An assistant professor of mechanical engineering at the University of Delaware, Jenni Buckley sees more and more students coming to college with an interest in combining art and engineering — a change she’s happy about. “I think exposing young people to art and engineering side by side, as is the case with many new STEAM initiatives, is a fantastic idea,” she says. “The two are intrinsically linked in the real world.” In response, her university has expanded its curricular offerings in product design and engineering design.
Also inherent to STEAM’s mission is the call for producing creative students who innovate, says Ruth Catchen, a STEM/STEAM educational consultant from Denver, Colorado. “The more creative and industrious a student is to solve a problem, the further that he or she may advance,” says Catchen.
Often, she says, including the arts can help open doors for students who might not have ventured into STEM in the first place. In many schools, STEAM appears in project-based learning whereby students are given a project, expected to creatively solve problems with each other and then engineer a solution. Two examples of STEAM project-based learning in our state are Wenatchee Public Schools and Seattle Girls’ School.
Every year third-graders in Wenatchee Public Schools in Wenatchee, Washington, learn about the salmon life cycle. Recently — thanks to an expanded STEAM program students had a new experience added to the curriculum: They started growing their own salmon. Using fish tanks in their classrooms, the students hatched and raised nearly 100 summer Chinook salmon before releasing them into a local river with the aid of the Cascade Columbia Fisheries Enhancement Group.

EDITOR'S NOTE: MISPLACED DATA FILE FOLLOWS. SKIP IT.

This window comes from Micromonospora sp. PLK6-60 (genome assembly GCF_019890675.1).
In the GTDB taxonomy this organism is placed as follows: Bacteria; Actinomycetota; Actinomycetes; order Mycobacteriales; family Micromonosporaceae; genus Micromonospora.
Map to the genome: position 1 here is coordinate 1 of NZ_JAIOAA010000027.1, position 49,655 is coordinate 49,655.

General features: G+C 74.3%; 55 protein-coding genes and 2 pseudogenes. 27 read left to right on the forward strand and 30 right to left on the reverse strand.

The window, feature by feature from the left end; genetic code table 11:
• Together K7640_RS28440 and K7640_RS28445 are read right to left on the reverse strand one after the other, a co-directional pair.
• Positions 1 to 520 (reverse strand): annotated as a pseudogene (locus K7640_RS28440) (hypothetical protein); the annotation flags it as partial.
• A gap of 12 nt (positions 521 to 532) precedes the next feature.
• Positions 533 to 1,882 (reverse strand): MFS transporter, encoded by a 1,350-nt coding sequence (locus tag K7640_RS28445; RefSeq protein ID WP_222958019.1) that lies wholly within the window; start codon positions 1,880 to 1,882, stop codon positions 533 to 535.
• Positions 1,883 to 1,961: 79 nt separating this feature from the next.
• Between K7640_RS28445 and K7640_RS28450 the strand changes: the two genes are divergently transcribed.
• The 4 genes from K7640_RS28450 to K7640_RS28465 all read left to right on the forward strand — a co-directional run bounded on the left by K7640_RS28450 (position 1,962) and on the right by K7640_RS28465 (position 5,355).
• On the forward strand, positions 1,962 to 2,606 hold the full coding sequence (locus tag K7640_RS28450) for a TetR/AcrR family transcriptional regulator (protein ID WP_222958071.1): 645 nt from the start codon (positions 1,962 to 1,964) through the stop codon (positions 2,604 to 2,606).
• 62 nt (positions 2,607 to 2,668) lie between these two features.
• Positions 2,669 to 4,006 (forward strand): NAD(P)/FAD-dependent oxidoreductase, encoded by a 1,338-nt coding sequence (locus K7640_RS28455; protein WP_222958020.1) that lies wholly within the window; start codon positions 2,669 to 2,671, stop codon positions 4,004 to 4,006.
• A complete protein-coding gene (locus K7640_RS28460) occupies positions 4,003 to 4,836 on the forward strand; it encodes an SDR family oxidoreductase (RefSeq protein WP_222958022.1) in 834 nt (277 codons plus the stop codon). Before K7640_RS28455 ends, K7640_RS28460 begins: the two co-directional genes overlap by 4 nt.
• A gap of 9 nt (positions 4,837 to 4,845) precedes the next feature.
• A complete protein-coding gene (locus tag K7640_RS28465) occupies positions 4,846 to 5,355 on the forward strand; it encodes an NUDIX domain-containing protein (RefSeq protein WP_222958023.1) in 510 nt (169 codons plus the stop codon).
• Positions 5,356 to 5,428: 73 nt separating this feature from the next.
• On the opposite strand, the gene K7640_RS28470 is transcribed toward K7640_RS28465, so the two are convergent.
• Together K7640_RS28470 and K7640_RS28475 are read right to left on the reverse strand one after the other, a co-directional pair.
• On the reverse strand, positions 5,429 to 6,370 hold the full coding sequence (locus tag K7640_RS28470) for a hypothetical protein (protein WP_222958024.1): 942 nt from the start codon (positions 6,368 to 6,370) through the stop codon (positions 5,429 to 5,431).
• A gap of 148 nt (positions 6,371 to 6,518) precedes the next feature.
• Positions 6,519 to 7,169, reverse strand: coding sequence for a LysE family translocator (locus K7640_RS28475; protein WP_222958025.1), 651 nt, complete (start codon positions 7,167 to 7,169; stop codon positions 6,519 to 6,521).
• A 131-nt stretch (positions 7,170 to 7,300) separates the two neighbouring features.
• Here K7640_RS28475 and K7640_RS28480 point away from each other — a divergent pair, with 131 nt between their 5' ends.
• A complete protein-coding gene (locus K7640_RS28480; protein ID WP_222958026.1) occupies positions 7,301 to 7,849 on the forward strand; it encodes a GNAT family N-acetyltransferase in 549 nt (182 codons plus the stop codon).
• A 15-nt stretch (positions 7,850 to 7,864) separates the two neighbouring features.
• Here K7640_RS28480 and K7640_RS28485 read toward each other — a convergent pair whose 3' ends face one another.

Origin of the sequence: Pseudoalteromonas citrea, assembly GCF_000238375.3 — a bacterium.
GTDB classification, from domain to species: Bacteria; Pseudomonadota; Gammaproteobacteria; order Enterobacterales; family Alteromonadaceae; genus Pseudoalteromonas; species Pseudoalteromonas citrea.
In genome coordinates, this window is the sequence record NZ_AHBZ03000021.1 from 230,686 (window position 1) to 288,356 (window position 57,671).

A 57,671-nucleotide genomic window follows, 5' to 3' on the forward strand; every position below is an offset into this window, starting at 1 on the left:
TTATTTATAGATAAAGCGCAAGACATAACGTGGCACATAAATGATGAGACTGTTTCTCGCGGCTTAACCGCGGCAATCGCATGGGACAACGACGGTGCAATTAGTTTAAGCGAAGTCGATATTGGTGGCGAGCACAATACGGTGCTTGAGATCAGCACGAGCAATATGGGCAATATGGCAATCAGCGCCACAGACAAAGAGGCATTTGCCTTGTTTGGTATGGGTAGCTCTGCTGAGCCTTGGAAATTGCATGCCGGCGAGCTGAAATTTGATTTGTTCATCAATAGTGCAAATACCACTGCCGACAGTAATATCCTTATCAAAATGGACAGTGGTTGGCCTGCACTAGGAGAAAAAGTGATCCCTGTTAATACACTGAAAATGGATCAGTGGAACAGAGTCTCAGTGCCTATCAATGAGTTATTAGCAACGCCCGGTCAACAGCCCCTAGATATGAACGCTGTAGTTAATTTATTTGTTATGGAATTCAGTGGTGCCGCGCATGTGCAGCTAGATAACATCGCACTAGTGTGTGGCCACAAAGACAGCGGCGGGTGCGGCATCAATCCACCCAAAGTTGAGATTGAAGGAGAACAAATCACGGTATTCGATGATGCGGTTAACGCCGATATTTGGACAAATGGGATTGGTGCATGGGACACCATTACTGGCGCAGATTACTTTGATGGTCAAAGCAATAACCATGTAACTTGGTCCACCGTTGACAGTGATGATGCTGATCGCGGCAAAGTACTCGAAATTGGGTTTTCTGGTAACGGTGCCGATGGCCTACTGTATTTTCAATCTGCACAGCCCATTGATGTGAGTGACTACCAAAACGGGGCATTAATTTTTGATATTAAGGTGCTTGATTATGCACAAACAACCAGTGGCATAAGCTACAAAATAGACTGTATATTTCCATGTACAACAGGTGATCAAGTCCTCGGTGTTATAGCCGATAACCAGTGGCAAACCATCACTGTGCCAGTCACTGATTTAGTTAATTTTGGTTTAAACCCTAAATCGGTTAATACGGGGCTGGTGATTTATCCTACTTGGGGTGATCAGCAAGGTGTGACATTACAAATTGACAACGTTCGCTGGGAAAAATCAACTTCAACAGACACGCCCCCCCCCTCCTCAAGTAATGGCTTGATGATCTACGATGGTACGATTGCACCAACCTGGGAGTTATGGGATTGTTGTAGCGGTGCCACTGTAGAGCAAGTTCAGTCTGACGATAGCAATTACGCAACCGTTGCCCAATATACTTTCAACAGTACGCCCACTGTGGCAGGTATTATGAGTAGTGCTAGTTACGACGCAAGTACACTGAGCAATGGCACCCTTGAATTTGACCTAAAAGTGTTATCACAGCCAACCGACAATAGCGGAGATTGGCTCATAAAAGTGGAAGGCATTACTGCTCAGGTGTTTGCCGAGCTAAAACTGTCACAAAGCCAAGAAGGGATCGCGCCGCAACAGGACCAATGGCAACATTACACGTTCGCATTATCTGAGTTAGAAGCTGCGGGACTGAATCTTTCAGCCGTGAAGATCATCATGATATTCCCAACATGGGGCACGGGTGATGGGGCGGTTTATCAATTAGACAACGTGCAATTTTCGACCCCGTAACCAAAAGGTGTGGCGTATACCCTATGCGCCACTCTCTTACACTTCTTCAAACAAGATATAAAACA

Where does engineering fit into all of this? At one point during the project, students noticed salmon eggs were getting caught in the netting of the tank’s egg basket. Concerned, they designed a prototype of a new basket using popsicle sticks and netting. Then, using a 3D printer, they created the solution. They sent that final result, along with a letter explaining the problem, to the tank manufacturer.
Wenatchee isn’t the only school changing how it teaches STEAM. Among the many student projects taught at the Seattle Girls School, sixth-graders have designed and engineered go-carts while eighth-graders have studied aeronautical engineering by building a real twin-engine plane.
They also have also built an electronic device that can replace a human’s impaired sense and designed aerial dwellings for the fuzzy Ewoks of Star Wars fame. “Students have really responded to the level of creativity allowed for in STEAM projects,” says Seattle Girls School science teacher and STEAM coordinator Carly Reiter. “Teachers love the creativity and integration involved in designing such projects, but they also get really excited by how excited the students get about the projects.”
All of these efforts relate to exactly what El-Ghobasy believes engineers should be doing: creating solutions that help people thrive. And, Yakman says, it’s working. In her work across the U.S. as a STEAM education consultant, Yakman, like El-Ghobasy, sees more and more people embracing this change in education.
It’s most noticeable in elementary schools, she says. “Since elementary teachers work across the spectrum of the subject areas, they are most easily able to adapt.” Smaller schools are also incorporating more engineering-focused education. “[They] work together well because they have already worked out the dynamics of who is skilled at what components or has what ‘extra talents’ to contribute.” It’s larger schools, Yakman says, that need the most help in adapting, often because of their size. “They can take longer to coordinate and work across the curriculum with other teachers in other disciplines.”
Regardless, we need to empower a network of educators from all areas, she says. “It’s a constantly growing process, as we live in a rapidly changing world.”